Stories in Art: Adam and EveSaturday, December 1st, 2012
Disclaimer: This post has nudity, and that’s something to be ashamed of. Just ask Eve.
I like to think of myself as a weekend art historian. I’m no scholar, but I know a few things, and I love love love studying art history. This is my blog, and I can be a big nerd if I want to, so I’m going to.
This is the first in a series of monthly posts about paintings that tell stories, drawing from my ‘Stories in Art‘ project. As the great Maria von Trapp once said, “Let’s start at the very beginning, a very good place to start.” Sorry to start things off with a really corny quote, but as you will see, artists always quote stuff they love.
Adam and Eve
“In the beginning” God created the world, including the first man and the first woman. If you read through a few more books of the Old Testament and do the math, this happened about 6,000 years ago, which doesn’t make any sense AT ALL, but we can talk about that later.
Anyway, Genesis chapter 2 tells the story of Adam and Eve, and we turn to our old friend Michelangelo for some visual references. First, the Creation of Adam, and then the Creation of Eve from one of Adam’s ribs. Then, in chapter 3, things got weird. Anyone who has had some trouble following instructions can identify with this part of the story. God said don’t eat, and Eve ate. Thanks Eve.
This began a long history of paintings that illustrate a simple but destructive notion: “women can’t be trusted.” Check out this painting by Johann Loth (below). This celebration of skin tones tells a simple story: She’s hot, but she’s trouble.
Click on Loth’s painting on the right, then click on Loth’s name (top left) to see some of his other images of strong female biblical characters turned into dangerous temptresses. Thanks Loth.
So, Adam and Eve got kicked out of the Garden of Eden, and this scene (known as “The Expulsion” in art history) became important to a series of artistic “quotations”. When a writer tries to show that he is well-read, he makes reference to well-known literary masters. It’s the same thing with art history. In the Renaissance and Baroque eras, when an artist was trying to make a name for himself, he would deliberately make the viewer think of a famous masterpiece by incorporating a well-known scene into his work.
In a little chapel in an out-of-the-way church in Florence, the early Renaissance artist Masaccio frescoed the scene of The Expulsion (1426-7) (below). It may look ‘primitive’ to us, but at the time, the scene’s raw emotion was so captivating, that other artists began to ‘quote’ this scene. In Ghiberti’s Gates of Paradise (1425-52), a similar version of this scene can be found in the bottom-right of the Garden of Eden panel (below). Michelangelo’s scene on Sistine Chapel Ceiling (1508-12) is also reminiscent of his fellow Florentine’s depiction.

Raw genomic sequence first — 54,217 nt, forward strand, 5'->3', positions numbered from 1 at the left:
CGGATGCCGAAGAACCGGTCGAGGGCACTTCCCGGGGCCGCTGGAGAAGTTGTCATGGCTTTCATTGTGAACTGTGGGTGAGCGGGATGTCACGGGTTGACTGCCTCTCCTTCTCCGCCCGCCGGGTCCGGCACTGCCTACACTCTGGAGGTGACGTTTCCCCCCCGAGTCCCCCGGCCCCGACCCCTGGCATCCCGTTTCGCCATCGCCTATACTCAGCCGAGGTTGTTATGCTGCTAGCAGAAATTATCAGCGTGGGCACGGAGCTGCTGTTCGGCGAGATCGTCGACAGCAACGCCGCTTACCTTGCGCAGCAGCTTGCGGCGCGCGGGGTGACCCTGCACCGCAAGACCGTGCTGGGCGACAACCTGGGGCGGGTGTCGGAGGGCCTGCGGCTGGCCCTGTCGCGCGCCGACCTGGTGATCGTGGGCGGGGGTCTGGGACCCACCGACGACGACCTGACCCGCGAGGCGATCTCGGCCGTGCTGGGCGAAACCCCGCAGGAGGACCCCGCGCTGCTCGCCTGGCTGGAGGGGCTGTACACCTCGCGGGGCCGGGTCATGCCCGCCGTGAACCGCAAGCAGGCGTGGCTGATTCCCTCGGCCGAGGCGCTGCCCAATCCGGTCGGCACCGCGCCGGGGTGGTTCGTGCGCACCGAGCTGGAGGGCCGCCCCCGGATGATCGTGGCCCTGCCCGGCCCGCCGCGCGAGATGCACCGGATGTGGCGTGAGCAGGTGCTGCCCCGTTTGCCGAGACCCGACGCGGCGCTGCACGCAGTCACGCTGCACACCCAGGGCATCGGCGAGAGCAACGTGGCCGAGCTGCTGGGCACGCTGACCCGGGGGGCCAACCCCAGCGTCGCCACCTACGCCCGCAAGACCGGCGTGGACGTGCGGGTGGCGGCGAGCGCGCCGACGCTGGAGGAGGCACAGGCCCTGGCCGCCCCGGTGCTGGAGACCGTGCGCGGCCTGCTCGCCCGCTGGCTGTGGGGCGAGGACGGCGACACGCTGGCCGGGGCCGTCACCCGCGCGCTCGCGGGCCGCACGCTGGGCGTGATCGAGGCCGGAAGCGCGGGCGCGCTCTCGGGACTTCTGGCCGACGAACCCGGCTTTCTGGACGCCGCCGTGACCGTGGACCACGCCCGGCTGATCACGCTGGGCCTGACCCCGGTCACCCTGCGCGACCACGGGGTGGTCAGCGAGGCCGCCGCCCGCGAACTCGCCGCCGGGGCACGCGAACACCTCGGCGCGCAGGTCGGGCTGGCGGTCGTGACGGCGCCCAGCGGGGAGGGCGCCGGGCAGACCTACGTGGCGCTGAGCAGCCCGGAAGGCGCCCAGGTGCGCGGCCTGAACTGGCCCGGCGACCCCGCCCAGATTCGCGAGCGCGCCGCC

Masaccio was also quoting a previous master, and Michelangelo’s Expulsion was also famously quoted. One of the most influential sculptures from antiquity is a sculpture of Venus where the Goddess of Love covers herself with her arms rather than standing triumphantly like a male god. Masaccio recognized that this gesture of modesty applies perfectly to Eve and her revelation that nudity is shameful.
This ancient Greek sculpture was known by many Roman copies, so Masaccio could have easily been aware of it. In fact, it’s possible that he was familiar with the most famous copy, The Medici Venus, owned by the Florentines for many centuries.
Fast forward to 1610 when the Baroque era was in its infancy, and so was the career of Artemisia Gentileschi. If male artists quote other artists to show that they know what they’re doing, then female artists needed to do so twice as much, especially when the live in a ‘library’ like Rome. Gentileschi’s father took his young talented daughter all over Rome to see the famous frescoes, especially the Sistine Chapel Ceiling. In one of Gentileschi’s early works, Susanna and the Elders (1610), she quoted Michelangelo’s Expulsion by reversing Adam’s defensive gesture. Susanna was spied upon while bathing, and in the same way that Masaccio saw Eve in a sculpture of Venus, Gentileschi saw Susanna in Adam’s anguished objection to being expelled.
Don’t get me started on Susanna, but it was not her fault that those guys were spying on her and they deserved their punishment when the truth was finally discovered (Thanks Daniel). Same as with depictions of Eve, artists have spun Susanna’s story to make it look like she was far from innocent. This brings us full circle back to Eve, her ‘mistake’, and the notion that women can’t be trusted because they are temptresses who are just trying to lure you into big trouble. Biblical stories of women were spun by artists to downplay the importance of the woman’s role in the story, and to draw attention to the horrible fate of man if he trusts a woman. Suckers.
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Next article: Cain and Abel